Flavor Substitutes for Kombu

One word is primarily used to describe kombu and other East Asian seaweed food products – that of “umami”, of which is otherwise quite similar to the Westerner’s interpretation of what is known as savory, the sort of flavors one would find in spades in such things like tomato dishes or cooked meats.

Considered quite intense in terms of umami flavor, substituting kombu is surprisingly easy due to the relatively common characteristic of savoriness in a variety of food products, making substituting kombu more a matter of availability rather than suitability.

As always, however, it is important to understand that very few substitute food products for kombu can ever truly replicate the edible kelp’s flavor profile in its entirety, and that by substituting kombu certain finer flavor notes may be lost or missed out on in the total taste of the dish.


Not a single ingredient but actually a group of different stocks used in Japanese cuisine, dashi is known for forming the base of a variety of umami flavored dishes that require some sort of vegetable or meat stock to impart a savory taste to the dish.

The particular intensity of dashi broth varies between different sources and types, and as such substituting kombu in a ramen broth or similar liquid dish may first require taste testing prior to adding dashi into its ingredient list.

Bonito Flakes

The processed, dried and smoked flakes of skipjack tuna, bonito flakes are yet another ingredient commonly used in Japanese and other East Asian cuisines for the purposes of presenting a savory or otherwise salty flavor in the form of a dry and easily dissolvable flake.

The primary drawback to using bonito flakes as a kombu substitute is the fact that it possesses a distinctly fishy aftertaste, depending on the length and method of which it was smoked, potentially altering the flavor profile of the end product dish if used in too large a volume.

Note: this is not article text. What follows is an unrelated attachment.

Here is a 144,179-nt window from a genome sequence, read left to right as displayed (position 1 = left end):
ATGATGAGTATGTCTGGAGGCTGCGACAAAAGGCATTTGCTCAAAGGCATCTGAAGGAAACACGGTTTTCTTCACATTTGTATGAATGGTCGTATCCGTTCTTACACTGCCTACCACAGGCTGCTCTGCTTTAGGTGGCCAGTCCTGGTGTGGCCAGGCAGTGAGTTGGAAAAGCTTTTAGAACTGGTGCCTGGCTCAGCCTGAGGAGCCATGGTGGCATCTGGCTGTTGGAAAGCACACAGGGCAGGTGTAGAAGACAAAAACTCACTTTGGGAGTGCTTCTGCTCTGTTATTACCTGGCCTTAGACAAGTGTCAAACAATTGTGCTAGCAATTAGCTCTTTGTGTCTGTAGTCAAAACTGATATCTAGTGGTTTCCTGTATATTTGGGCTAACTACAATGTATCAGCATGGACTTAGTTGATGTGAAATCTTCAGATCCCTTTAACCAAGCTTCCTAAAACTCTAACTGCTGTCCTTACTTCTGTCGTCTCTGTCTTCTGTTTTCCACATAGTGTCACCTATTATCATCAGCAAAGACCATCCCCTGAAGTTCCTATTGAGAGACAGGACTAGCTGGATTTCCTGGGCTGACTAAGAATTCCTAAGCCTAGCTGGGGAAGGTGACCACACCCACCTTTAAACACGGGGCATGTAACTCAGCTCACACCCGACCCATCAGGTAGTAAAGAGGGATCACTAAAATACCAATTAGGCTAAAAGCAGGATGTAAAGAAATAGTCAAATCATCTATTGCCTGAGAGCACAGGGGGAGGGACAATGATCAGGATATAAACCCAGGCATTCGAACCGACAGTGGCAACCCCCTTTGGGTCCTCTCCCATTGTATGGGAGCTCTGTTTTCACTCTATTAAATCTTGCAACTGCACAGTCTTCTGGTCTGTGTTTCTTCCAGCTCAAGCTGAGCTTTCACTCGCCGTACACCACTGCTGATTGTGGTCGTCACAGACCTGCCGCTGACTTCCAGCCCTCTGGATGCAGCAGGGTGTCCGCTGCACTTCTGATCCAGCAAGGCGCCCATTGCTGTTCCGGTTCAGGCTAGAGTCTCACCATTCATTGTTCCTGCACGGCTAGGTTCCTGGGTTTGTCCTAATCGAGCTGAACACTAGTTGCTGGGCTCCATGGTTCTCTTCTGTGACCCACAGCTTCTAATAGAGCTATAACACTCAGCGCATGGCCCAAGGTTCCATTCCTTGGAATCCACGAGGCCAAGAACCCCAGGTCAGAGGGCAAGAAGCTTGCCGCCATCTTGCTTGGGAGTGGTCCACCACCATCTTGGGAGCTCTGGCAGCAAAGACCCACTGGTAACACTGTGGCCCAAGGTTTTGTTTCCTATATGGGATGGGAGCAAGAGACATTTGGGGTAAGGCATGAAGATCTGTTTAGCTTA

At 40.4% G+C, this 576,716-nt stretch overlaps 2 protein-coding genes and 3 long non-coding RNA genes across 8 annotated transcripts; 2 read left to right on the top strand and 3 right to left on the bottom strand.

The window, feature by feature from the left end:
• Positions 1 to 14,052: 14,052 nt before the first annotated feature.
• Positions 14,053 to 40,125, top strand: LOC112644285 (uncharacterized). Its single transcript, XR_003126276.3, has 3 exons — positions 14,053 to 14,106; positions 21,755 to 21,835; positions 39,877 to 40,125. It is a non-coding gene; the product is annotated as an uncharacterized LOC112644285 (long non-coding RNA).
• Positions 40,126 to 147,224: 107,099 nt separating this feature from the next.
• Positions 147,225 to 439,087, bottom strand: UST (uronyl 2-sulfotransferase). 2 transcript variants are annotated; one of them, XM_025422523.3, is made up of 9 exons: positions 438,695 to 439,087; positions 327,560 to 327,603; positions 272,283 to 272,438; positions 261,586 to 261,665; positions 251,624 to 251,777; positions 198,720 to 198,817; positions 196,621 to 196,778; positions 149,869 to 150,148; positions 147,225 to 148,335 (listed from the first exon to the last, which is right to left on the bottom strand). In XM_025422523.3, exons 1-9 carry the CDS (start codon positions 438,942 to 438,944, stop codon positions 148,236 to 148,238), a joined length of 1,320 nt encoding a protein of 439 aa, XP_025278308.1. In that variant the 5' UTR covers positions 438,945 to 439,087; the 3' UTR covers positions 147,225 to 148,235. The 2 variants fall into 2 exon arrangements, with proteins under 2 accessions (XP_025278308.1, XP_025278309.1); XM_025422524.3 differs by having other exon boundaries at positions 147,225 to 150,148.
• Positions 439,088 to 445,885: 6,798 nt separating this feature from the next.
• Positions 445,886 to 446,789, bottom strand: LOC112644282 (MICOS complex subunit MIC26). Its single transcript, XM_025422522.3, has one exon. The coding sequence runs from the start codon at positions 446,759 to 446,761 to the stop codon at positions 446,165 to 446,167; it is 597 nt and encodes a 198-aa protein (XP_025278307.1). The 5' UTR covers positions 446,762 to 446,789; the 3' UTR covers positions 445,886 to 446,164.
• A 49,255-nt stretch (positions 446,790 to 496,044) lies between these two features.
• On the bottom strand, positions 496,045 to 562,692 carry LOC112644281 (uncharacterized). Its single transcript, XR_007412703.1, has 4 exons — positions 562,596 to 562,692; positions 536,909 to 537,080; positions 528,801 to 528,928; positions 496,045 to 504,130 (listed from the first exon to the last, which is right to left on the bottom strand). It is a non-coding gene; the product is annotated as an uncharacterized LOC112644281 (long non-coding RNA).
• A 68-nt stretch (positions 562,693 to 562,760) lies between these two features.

As such, bonito flakes are best used in the sort of recipes that would normally contain kombu but may instead also benefit from the addition of a more fishy flavor, such as certain types of sushi or seafood flavored ramen.

Dried Mushrooms

Generally used as a source of umami in a variety of cultures, most species of edible mushroom such as shiitake or porcini may act as excellent flavor substitutes to kombu, especially in vegetable stocks or soup broths where their relative flavor profile may be leached out by some sort of warm liquid.

A drawback to using dried mushrooms as a kombu substitute is the difference in physical consistency and size, especially between the larger species of mushroom, of which may be quite unlike the dark colored and relatively crispy texture of kombu and other seaweed species.

In order to remedy this, one may cut up the mushrooms, manufacture a broth with their flavoring compounds, or simply purchase powdered dried mushrooms instead, all of which negate this particular caveat.

Seasoning Substitutes for Kombu

In the event that using a larger food ingredient is not required and simply recreating the flavor of kombu alone will prove more than sufficient for the purposes of substituting this edible kelp product, using a similarly umami or savory flavored seasoning should be more than easy to do.